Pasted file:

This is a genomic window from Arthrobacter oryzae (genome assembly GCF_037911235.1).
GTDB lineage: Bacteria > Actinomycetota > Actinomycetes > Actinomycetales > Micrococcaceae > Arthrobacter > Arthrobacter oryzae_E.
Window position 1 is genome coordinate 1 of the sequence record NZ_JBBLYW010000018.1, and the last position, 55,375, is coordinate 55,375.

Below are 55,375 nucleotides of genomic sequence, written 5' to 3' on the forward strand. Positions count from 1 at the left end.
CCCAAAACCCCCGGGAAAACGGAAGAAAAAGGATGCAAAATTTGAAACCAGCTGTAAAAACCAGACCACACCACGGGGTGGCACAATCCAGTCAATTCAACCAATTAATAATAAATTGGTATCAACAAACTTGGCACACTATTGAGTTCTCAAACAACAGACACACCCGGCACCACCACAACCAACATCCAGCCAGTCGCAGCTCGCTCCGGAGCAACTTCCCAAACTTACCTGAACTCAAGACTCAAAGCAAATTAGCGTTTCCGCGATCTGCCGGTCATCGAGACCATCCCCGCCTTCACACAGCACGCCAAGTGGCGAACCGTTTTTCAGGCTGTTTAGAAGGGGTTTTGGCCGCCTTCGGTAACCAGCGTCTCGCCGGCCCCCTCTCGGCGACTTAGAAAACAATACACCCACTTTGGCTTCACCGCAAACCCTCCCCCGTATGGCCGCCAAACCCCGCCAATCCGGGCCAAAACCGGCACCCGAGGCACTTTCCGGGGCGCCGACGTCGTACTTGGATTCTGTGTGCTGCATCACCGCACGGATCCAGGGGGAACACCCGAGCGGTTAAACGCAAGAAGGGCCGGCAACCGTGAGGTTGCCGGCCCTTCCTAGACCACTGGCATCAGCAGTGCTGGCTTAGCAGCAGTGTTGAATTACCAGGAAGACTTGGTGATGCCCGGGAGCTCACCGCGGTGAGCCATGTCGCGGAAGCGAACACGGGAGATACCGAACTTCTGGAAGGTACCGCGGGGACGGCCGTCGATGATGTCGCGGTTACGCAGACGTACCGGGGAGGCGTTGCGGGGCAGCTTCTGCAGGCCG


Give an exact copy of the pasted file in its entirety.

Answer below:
This is a genomic window from Arthrobacter oryzae (genome assembly GCF_037911235.1).
GTDB lineage: Bacteria > Actinomycetota > Actinomycetes > Actinomycetales > Micrococcaceae > Arthrobacter > Arthrobacter oryzae_E.
Window position 1 is genome coordinate 1 of the sequence record NZ_JBBLYW010000018.1, and the last position, 55,375, is coordinate 55,375.

Below are 55,375 nucleotides of genomic sequence, written 5' to 3' on the forward strand. Positions count from 1 at the left end.
CCCAAAACCCCCGGGAAAACGGAAGAAAAAGGATGCAAAATTTGAAACCAGCTGTAAAAACCAGACCACACCACGGGGTGGCACAATCCAGTCAATTCAACCAATTAATAATAAATTGGTATCAACAAACTTGGCACACTATTGAGTTCTCAAACAACAGACACACCCGGCACCACCACAACCAACATCCAGCCAGTCGCAGCTCGCTCCGGAGCAACTTCCCAAACTTACCTGAACTCAAGACTCAAAGCAAATTAGCGTTTCCGCGATCTGCCGGTCATCGAGACCATCCCCGCCTTCACACAGCACGCCAAGTGGCGAACCGTTTTTCAGGCTGTTTAGAAGGGGTTTTGGCCGCCTTCGGTAACCAGCGTCTCGCCGGCCCCCTCTCGGCGACTTAGAAAACAATACACCCACTTTGGCTTCACCGCAAACCCTCCCCCGTATGGCCGCCAAACCCCGCCAATCCGGGCCAAAACCGGCACCCGAGGCACTTTCCGGGGCGCCGACGTCGTACTTGGATTCTGTGTGCTGCATCACCGCACGGATCCAGGGGGAACACCCGAGCGGTTAAACGCAAGAAGGGCCGGCAACCGTGAGGTTGCCGGCCCTTCCTAGACCACTGGCATCAGCAGTGCTGGCTTAGCAGCAGTGTTGAATTACCAGGAAGACTTGGTGATGCCCGGGAGCTCACCGCGGTGAGCCATGTCGCGGAAGCGAACACGGGAGATACCGAACTTCTGGAAGGTACCGCGGGGACGGCCGTCGATGATGTCGCGGTTACGCAGACGTACCGGGGAGGCGTTGCGGGGCAGCTTCTGCAGGCCG